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Published: 2009/07/20
by Ben Weiss

Younger Brother, Terminal 5, New York City – 7/9

As far as musical collaborations go, Younger Brother Live Band is the cream of the crop. While the project was originally created as the collaboration between Shpongles Simon Posford, and Prometheus Benji Vaughan, two albums later the group has expanded significantly to include Marc Brownstein of the Disco Biscuits on bass, Tom Hamilton of Brothers Past on guitar, Joe Russo of the Duo on drums, and Ru Campbell on lead vocals.

With only a handful of live performances this year, I knew that I had to be in attendance for the groups brief July tour kickoff at New York Citys Terminal 5. I journeyed across town after the Umphreys McGee/Matisyahu Central Park Summer Stage Show and arrived in time to catch the end of Prometheus (Vaughan) opener set.

After a brief interlude following the Prometheus set, the full group meandered onto the stage. Now I couldnt exactly remember what the Younger Brother Live sound was like, but I assumed that combining the UK infused psychedelic madness of Vaughan and Posfords individual efforts augmented by Brownsteins uniquely cosmic bass playing and Hamiltons ability to shred the guitar within an electronic framework could only lead to a hardcore trance party.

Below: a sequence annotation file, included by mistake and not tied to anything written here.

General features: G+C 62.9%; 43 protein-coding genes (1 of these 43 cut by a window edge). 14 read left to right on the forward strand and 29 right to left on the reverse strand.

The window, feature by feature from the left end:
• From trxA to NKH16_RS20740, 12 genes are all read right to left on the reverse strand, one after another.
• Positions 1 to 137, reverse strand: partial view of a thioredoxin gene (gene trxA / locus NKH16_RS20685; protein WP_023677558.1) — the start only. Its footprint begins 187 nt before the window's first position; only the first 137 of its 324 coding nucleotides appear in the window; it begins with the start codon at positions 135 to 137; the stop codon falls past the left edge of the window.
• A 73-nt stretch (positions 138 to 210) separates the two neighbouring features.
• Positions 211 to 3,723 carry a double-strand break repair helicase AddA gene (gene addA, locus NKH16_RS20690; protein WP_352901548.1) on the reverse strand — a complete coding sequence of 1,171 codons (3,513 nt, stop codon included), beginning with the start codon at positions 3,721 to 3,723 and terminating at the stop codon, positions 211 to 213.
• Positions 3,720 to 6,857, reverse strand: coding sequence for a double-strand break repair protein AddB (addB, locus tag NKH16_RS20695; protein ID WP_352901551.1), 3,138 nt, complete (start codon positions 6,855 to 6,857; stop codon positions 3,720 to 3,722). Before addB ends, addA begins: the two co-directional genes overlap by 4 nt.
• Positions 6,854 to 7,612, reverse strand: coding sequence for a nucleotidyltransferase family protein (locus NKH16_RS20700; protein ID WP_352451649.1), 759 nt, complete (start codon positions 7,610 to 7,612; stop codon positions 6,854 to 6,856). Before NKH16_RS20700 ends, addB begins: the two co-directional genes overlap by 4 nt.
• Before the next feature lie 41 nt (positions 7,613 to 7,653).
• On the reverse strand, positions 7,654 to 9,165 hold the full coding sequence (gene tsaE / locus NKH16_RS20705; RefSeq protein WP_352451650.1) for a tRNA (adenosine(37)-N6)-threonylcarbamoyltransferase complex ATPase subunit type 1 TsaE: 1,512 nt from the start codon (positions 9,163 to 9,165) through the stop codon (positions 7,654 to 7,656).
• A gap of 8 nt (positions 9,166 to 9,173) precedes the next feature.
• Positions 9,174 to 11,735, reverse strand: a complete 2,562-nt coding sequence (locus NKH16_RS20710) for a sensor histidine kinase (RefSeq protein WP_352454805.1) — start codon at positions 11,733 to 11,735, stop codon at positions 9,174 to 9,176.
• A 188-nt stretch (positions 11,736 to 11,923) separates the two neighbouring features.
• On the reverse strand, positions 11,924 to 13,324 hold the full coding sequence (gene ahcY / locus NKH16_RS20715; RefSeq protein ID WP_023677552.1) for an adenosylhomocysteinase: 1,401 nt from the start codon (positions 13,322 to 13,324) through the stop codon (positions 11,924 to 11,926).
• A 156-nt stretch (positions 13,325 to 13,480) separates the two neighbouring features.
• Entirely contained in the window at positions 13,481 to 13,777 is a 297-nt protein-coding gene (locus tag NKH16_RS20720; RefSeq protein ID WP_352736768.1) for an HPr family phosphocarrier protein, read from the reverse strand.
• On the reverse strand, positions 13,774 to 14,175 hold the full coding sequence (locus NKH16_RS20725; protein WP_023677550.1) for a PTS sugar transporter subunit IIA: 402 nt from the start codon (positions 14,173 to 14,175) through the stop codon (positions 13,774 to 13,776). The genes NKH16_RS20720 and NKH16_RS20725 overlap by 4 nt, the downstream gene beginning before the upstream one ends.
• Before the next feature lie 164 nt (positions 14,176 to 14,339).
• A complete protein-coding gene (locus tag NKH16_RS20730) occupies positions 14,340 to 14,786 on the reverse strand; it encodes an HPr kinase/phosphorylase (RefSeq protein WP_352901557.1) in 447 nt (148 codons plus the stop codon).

However, as the lights dimmed and the group began their first song, I realized that the performance would not be exactly what Id expected. Rather than relying solely on the laptop or any of his other synthesizer gizmos, Posford allowed Vaughan to hold it down on the computer while he strapped on a guitar for the majority of their hour-long set.

In addition, Brownstein played with far more reserve than Im used to. While he is constantly driving the Biscuits into extraterrestrial peaks and valleys, he instead played notes very sparingly and took a backseat role to the other members of the ensemble.

While there was definitely a presence of inorganic, synthesized sounds, they were laid back and blended into the melodies rather than being at the forefront of every song.

Now this was far from a soft show as they continually dropped into rage mode (especially in what appears to be their hallmark song, I am a Freak) but no song ever ventured too far into space (or ran more than 6-7 minutes,) giving the whole performance a much more contained atmosphere than I had anticipated.

It appears that rather than creating an intense project where all their individual styles combine to form a trance leviathan, the members were instead pursuing a different goal that perhaps they couldnt achieve in their other work. But this was what was so cool about the whole show; that the members could stray from their stereotypical style, decide how the new groups dynamic would operate, and then embrace their role within the band with fluidity and grace. The performance was short but sweet, and if you ever get the chance to check them out, I highly recommend it.

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